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Research article

Elderly Abuse: A Neglected Issue in Developing Countries

Hom Nath Chalise*1

1Social Gerontologist

*Corresponding author:  Dr. Hom Nath Chalise, Vice President: Population Association of Nepal, Kathmandu, Nepal. Email: chalisehkpp@gmail.com

Submitted: 02-09-2017  Accepted: 03-09-2017  Published:  03-14-2017

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Population ageing is an important issue globally. Abuse of the elderly is an important social and public health issue arising from this increase in longevity. Most of the literature on elder abuse is based on studies conducted in developed countries and very little is known about elder abuse in developing countries. There is also cultural variation how abuse of the elderly is perceived. The volume of the elderly population is increasing rapidly in developing countries while traditional social support systems are deteriorating each day due to urbanization and modernization. Subsequently, elderly individuals are at a high risk of being abused. Studies show that the abuse of the elderly has an impact on the health and well-being of elders and can lead to increased health care costs nationwide. It is imperative that international and state organizations as well as every member of society take action to solve the hidden elder abuse issue through comprehensive research so that the elderly can enjoy their remaining years.

Keywords: Elderly abuse; Abuse of Elderly; Mistreatment of Elderly; Elderly; Developing Country


There is no commonly accepted definition of elder abuse [1-3]. Elder abuse is typically defined differently by various professionals to fit discipline-specific purposes such as legal, law enforcement, medical or protection requirements [1]. The concept of elder abuse is also understood differently by older people and caregivers [4-6].

Mistreatment of older people – referred to as ‘‘elder abuse’’ – was first described in British scientific journals in 1975 under the term ‘‘granny battering’ [7,8]. Ground-breaking work on elder abuse was initiated in the UK and the US, but with different perceptions of the settings of elder abuse. In the UK, the focus of elder abuse was within medical and institutional settings, while in the US, elder abuse was observed as a family and domestic violence problem [9]. Although elder abuse was first identified in developed countries where most of the existing research has been conducted, anecdotal evidence and other reports from developing countries have shown that it is a universal phenomenon. The fact that elder abuse is being taken far more seriously now reflects the growing worldwide concern about human rights and gender equality, as well as about domestic violence and population ageing [10].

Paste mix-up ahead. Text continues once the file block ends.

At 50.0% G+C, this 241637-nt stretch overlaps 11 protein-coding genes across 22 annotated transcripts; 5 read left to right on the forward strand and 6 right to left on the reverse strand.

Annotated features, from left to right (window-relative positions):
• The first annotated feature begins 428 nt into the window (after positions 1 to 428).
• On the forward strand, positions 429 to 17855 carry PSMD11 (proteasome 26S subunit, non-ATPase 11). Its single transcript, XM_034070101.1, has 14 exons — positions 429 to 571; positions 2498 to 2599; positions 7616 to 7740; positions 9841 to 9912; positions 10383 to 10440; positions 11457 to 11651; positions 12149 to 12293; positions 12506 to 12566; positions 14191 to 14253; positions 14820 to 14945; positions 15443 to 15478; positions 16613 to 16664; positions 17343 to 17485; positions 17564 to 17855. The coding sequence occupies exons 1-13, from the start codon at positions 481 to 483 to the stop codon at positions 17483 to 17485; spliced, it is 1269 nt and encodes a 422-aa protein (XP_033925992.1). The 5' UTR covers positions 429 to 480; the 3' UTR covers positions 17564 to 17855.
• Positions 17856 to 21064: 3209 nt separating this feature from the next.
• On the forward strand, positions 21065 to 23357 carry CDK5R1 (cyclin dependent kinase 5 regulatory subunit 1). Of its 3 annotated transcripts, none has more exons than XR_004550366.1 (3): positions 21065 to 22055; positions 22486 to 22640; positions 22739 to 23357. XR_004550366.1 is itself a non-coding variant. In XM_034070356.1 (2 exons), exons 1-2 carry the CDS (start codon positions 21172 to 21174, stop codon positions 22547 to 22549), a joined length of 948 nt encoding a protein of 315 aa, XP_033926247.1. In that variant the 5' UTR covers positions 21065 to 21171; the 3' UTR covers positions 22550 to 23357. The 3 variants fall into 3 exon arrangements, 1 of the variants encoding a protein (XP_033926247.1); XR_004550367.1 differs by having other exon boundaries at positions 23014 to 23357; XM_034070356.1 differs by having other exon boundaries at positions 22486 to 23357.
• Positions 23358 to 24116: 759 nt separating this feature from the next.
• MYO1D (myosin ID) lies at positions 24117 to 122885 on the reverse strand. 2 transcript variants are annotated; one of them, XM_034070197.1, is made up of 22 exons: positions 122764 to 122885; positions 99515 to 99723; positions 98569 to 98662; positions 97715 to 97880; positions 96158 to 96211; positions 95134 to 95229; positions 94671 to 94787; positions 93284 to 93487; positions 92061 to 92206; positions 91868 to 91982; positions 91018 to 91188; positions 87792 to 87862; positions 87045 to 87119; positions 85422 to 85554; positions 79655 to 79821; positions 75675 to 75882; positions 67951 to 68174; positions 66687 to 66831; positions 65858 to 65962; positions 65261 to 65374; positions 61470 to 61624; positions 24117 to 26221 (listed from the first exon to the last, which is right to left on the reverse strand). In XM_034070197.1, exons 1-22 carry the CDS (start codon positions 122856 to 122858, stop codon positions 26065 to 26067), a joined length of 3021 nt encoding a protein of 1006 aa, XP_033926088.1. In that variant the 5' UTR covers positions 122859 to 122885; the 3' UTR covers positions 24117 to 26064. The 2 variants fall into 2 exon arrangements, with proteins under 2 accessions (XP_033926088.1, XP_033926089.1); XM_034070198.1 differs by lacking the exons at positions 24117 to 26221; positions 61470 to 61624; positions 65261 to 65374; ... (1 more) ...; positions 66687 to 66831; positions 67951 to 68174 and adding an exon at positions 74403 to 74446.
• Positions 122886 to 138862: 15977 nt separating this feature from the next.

Definition and types of elderly abuse

Debates about how to define elder abuse as well as which types of behavior should be included in the definition greatly limited progress during the early period of research on this topic [11]. Studies in elder abuse suggest that a clear definition of elder abuse is important to recognize, diagnose, and intervene and to provide treatment to the problem [12] or at least to determine the liability of the abuser [13]. A consistent definition is further needed to monitor the incidence of elder abuse and examine trends over time. A widely accepted definition of elder abuse is given by the International Network for Prevention of Elder Abuse (INPEA) and the World Health Organization (WHO) cited in De Donderet al., 2011[14]. Elder abuse is defined as “a single or repeated act, or lack of appropriate action, occurring within any relationship where there is an expectation of trust, which causes harm or distress to an older person”. The definition implies that an abusive act towards an older person could be either an act of commission or omission by any person in a position of trust such as a family member, friend or neighbor. The National Center on Elder Abuse (NCEA) (2005) [15] identified six categories of elder abuse: (1) Physical Abuse, (2) Emotional Abuse, (3) Neglect, (4) Abandonment, (5) Sexual Abuse and (6) Self-neglect. For wider use, international scholars have agreed upon five categories of elder abuse: (1) physical abuse, (2) psychological abuse, (3) financial abuse, (4) sexual abuse and (5) neglect [16].

Prevalence of elder abuse

Although elder abuse seems like a significant problem, prior research suggests only 2 to 6% of elderly individuals in Australia, Britain, Canada, Costa Rica, the Netherlands and the United States have reported experiencing physical and psychological abuse, exploitation, or neglect [17]. Cooper et al., [18] in a systematic review of forty-nine elder abuse studies, noted that the prevalence of abuse reported by the general population studies ranged from 3.2 to 27.5 percent. In a review of twenty-six studies by Sooryanarayana et al., [19] they noted the lowest reported prevalence rate of abuse in the community was 1.1% in the United States while the highest rates were found in Spain  with suspected abuse at 44.6%. And nearly 50% of elders living with family members in Thailand report having been abused [20]. Similarly, a study from Africa show that 64.3% of men and 60.3% of women experienced elder abuse in the past [21]. However, operational definitions, as well as details of actions and behaviors considered elder abuse differed among the various studies [20,22-25].

Risk factors of elder abuse: